Every time Russell Greenberg drives through the countryside and sees old barns with sagging roofs, “I just think to myself: Stickbulb,” the creator tells Business of Home. “I just want to jump out of the car, grab a couple of pieces of wood, and jump back in.”
Greenberg founded the the multidisciplinary design studio RUX in 2008, and went on to partner with Samsung, Pernod Ricard and Unilever, among others. (His first client was a former classmate who wanted to reinvent the vending machine; another project included a master plan for a “Vanishing Mosque” in Abu Dhabi.) But by 2012, Greenberg’s instinct to salvage scraps led to the birth of modern lighting brand Stickbulb. The brand’s name is reflective of its origin story: “I saw a pile of wooden sticks that were going to be thrown out,” says Greenberg. “I was like, ‘Hell, we’re designing this house in Miami, might as well put a fixture in it—look at all that wood. … Very quickly, what became sort of a hobby in the studio of just light fixtures started to consume all of our energy, and we went out on a limb.”
RUX built Stickbulb on the premise of finding interesting materials, elevating them to the same level of importance as the geometry of the fixtures themselves, and inspiring people to care about history and provenance. Stickbulb has proven that RUX can master the art of creating boutique brands—but it has also completely changed their business.
When the studio debuted its first prototype under the Stickbulb name at ICFF in 2012, it advanced further into production. Collections repurposed destroyed buildings, ancient redwood from sources like dilapidated New York water towers, and the Pullman Factory in Chicago that had caught fire in the dead of winter. Its 2017 NYCxDesign Best in Show winner, Ambassador, captured the attention of many design enthusiasts.
Today, RUX has 20 employees working in its new combined studio-showroom space in Long Island City, Queens—one of the fastest-growing neighborhoods in the country, and soon to be the home to Amazon’s HQ2. (“Shoutout to LIC, this place is pretty money,” says Greenberg of the now rapidly developing neighborhood, which was once largely industrial. “We wouldn’t have started Stickbulb if we hadn’t been here. Having awesome wood and metal and plating at almost a medieval scale right at our fingertips here was very formative for us.”)
With his business partner Christopher Beardsley (a collaborator since they studied at Yale Architecture together in the mid-aughts, who joined RUX as a partner and managing director shortly after its launch), Greenberg has toned down the consultancy aspects of his business in the past five years, instead transforming the company into a platform for creating and growing in-house brands.
“Everybody here wears a lot of different hats. We punch above our weight in terms of our output and what we can achieve, and that comes from being a tight-knit group,” Beardsley tells BOH. And the company says no to many more projects than it accepts: “When you have a shitload of ideas that tempt you, it’s hard to say no because they’re fun to play with, but those can be very disruptive,” adds Greenberg.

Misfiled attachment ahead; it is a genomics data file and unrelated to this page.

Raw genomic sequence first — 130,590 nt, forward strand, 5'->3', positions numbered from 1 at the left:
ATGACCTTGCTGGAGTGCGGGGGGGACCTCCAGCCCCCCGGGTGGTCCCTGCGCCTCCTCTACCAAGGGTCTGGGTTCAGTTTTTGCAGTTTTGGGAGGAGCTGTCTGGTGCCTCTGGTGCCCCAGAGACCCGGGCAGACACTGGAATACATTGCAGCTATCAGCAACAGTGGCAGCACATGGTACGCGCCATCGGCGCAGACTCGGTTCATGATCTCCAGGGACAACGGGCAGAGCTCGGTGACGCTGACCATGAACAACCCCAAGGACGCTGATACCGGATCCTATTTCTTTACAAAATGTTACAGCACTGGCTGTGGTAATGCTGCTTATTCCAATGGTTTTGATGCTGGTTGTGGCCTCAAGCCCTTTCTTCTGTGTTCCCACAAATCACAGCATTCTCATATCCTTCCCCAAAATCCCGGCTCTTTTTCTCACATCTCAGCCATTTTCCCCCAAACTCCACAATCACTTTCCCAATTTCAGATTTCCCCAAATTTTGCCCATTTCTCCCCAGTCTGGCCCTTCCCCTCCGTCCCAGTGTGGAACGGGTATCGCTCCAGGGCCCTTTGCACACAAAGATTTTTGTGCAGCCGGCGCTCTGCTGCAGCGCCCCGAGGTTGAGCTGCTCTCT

The 10,000-square-foot LIC space, which RUX moved into last December and opened to the public in July, allows the team to operate entirely in-house, taking ideas through design, prototype, production and marketing. Its open-space concept gives them the ability to expand and shrink production as needed. (“Flexibility is king,” they affirm.) They built a new kitchen, new bathrooms, and new windows, allowing them to host events concurrently as they hone in on manufacturing.
“It’s a great point of pride that the people who are working here are going to stay working here for a long time,” says Greenberg. “A big part of us moving into the space and making it the way we did—there are no walls, there are no doors, everything’s open ... The premise here is that of openness and transparency. We’re really trying to figure out who we are as designers and having that manifest itself in the kind of spaces we make and products we make and people we work with.”
Given the brand’s success, the workshop has eschewed taking on client projects in favor of developing its own. “The only thing that we have in production right now is our Stickbulb collection,” says Greenberg. “We have tons of things we’d like to do that we haven’t yet done. … I do think that the positive feedback we’ve gotten—and the fact that the people who like Stickbulb really love Stickbulb—has definitely encouraged us and given us the confidence that the business model of building these super-focused stories is where it’s at.”
RUX’s latest project is about time—literally. Gradual, conceptualized by Greenberg, Beardsley, and product design director Minchul Hong, will launch next year and “retell time in a way that lengthens people’s attention spans and promotes long-term decision making.” They view the collection as “a way to instantiate the macro vision of RUX Studios as a creative entity, broadcasting important themes through focused brands.”
“When we started, we didn’t have a lot of space and we didn’t have a lot of money,” says Greenberg. “We were like, ‘How can we organically build this thing that’s beautiful, that’s responsible, that we can make locally? And we really have stuck with that.”